Books Acquired Recently

I just received two books in the mail from Penguin that I had ordered at MLA. Each book was on sale for $3.00. They both look thought-provoking and Bruce’s collection is a Penguin Classic, a series that I love.

Bayoumi, Moustafa. How Does It Feel to be a Problem? Being Young and Arab in America. 2008. New York: Penguin Books, 2009.

The title’s question is sadly more relevant than ever considering the current U.S. political situation.

Bruce, Scott G., ed. The Penguin Book of the Undead: Fifteen Hundred Years of Supernatural Encounters. New York: Penguin Books, 2016.

I was at MLA presenting as part of a panel on Zombies and Theology, thus it seems appropriate that I discovered this anthology of different literary representations of the undead while there.

Published by danielshankcruz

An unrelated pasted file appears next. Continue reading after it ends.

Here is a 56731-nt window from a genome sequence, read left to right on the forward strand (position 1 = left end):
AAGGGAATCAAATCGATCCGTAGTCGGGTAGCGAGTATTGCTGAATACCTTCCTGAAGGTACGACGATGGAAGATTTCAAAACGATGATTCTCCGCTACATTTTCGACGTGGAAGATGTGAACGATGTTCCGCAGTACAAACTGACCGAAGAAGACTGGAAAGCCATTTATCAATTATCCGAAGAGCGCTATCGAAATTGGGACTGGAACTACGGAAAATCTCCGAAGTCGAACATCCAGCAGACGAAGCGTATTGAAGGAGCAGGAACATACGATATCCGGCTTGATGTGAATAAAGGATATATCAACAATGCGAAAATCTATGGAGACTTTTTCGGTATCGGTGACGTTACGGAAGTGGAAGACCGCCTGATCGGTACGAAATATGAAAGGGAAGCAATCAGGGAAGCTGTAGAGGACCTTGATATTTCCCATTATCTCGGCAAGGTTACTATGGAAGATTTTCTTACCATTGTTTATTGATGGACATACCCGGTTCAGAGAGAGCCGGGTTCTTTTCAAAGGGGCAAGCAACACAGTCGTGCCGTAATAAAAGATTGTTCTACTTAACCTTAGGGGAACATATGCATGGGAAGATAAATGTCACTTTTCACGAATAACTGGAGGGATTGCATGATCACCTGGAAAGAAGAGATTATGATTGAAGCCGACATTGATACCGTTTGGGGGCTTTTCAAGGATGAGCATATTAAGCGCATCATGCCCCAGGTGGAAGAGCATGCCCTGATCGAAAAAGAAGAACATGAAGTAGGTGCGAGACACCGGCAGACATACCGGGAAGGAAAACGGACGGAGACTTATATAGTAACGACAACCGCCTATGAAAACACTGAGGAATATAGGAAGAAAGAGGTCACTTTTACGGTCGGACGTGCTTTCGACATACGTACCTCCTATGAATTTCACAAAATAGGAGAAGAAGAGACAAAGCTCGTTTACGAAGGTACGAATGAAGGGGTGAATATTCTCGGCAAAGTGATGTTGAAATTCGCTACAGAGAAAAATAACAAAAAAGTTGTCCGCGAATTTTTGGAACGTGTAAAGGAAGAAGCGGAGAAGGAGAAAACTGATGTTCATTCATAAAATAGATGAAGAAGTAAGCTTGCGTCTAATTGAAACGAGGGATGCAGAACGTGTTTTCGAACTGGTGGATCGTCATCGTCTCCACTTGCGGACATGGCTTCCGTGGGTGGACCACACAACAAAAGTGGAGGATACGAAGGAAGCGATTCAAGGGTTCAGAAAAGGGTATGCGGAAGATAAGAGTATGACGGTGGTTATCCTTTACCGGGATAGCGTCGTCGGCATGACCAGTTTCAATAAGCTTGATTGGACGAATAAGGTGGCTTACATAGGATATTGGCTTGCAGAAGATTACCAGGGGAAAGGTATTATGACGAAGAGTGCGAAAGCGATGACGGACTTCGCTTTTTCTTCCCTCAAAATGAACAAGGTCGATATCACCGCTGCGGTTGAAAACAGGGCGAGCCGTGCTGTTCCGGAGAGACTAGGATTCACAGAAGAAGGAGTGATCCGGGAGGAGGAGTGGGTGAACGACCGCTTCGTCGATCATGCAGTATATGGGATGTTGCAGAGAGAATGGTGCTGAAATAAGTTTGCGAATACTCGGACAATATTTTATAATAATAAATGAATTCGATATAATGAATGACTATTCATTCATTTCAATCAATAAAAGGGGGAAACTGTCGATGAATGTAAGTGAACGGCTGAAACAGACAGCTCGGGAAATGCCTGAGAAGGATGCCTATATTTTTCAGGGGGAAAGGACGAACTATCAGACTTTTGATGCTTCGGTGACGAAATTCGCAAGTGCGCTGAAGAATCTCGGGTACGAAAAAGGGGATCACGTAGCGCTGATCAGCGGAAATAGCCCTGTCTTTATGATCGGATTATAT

I grew up in New York City and lived in Lancaster, Pennsylvania; Goshen, Indiana; DeKalb, Illinois; and Salt Lake City, Utah before coming to Utica, New York. My mother’s family is Swiss-German Mennonite (i.e., it’s an ethnicity, not necessarily a theological persuasion) and my father’s family is Puerto Rican. I have a Ph.D. in English and currently teach at Utica College. I have also taught at Northern Illinois University and Westminster College in Salt Lake City. My teaching and scholarship are motivated by a passion for social justice, which is why my research focuses on the literature of oppressed groups, especially LGBT persons and people of color. While I primarily read and write about fiction, I am also a devoted reader of poetry because, as William Carlos Williams writes, “It is difficult / to get the news from poems / yet [people] die miserably every day / for lack / of what is found there.” Thinkers who influence me include Marina Abramovic, Kathy Acker, Di Brandt, Ana Castillo, Samuel R. Delany, Percival Everett, Essex Hemphill, Jane Jacobs, Walt Whitman, and the New York School of poets. I am also fond of queer Mennonite writers such as Stephen Beachy, Jan Guenther Braun, Lynnette Dueck/D’anna, and Casey Plett. In my free time I’m either reading, writing the occasional poem, playing board games (especially Scrabble, backgammon, and chess), watching sports (Let’s Go, Mets!), or cooking (curries, stews, roasts…).

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